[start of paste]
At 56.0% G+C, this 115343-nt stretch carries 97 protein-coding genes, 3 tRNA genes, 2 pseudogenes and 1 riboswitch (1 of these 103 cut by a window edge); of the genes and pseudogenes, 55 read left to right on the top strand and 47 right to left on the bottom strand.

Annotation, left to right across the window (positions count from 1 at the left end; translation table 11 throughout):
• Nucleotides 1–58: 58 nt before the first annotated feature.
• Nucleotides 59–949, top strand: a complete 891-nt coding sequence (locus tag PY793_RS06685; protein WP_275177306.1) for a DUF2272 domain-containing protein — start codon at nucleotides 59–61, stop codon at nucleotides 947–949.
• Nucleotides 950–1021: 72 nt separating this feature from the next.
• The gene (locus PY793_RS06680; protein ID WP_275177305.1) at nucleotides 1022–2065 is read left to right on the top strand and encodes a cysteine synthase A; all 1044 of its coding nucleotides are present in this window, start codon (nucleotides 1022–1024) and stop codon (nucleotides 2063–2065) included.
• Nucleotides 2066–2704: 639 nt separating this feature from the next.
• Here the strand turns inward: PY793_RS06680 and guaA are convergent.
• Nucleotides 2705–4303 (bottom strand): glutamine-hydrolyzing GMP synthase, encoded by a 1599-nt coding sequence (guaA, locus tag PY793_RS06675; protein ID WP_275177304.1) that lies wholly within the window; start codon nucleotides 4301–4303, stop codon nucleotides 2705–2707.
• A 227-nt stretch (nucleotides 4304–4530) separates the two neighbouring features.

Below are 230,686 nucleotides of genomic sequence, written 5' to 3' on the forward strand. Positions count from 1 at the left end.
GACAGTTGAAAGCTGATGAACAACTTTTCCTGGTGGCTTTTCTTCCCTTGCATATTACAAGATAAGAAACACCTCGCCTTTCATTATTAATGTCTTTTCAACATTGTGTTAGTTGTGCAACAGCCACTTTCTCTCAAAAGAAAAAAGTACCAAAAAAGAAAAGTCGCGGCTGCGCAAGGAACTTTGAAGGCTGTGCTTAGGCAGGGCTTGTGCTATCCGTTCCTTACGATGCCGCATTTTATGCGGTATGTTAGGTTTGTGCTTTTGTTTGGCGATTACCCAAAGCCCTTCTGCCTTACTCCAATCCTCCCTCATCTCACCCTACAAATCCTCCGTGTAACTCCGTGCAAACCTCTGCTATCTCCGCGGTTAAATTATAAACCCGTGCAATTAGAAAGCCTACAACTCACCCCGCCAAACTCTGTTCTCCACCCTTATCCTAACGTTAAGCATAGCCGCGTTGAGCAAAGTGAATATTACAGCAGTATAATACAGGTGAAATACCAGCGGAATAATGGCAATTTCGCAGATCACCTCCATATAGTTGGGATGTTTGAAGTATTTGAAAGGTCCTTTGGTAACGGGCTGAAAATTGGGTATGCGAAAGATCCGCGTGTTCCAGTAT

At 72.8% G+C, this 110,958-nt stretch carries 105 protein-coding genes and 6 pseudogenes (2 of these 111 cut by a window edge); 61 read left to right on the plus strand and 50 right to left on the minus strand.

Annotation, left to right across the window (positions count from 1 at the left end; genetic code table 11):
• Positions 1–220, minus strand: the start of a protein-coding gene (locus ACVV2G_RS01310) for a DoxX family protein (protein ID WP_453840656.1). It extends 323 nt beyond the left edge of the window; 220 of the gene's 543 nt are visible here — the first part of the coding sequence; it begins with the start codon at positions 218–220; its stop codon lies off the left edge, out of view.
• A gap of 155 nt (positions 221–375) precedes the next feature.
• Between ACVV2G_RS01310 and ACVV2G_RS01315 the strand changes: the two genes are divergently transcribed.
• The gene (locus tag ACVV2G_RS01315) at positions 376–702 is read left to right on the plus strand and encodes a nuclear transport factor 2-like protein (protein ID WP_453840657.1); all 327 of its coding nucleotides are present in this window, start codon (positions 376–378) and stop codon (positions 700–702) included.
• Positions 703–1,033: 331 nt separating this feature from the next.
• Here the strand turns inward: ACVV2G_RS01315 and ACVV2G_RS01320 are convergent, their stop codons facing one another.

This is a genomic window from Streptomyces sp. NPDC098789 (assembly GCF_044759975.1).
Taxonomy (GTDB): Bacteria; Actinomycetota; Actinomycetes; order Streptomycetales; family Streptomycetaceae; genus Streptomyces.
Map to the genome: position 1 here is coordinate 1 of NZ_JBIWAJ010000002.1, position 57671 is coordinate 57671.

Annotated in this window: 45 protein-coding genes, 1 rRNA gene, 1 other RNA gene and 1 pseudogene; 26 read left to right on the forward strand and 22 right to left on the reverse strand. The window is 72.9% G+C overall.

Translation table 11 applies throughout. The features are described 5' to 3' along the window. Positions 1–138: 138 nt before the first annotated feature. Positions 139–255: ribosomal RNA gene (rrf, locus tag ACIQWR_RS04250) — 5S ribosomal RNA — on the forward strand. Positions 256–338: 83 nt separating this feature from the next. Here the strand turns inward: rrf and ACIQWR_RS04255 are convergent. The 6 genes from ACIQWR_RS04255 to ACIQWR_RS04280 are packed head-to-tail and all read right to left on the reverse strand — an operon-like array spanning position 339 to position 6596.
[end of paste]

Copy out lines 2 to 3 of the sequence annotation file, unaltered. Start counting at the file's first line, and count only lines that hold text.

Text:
Annotation, left to right across the window (positions count from 1 at the left end; translation table 11 throughout):
• Nucleotides 1–58: 58 nt before the first annotated feature.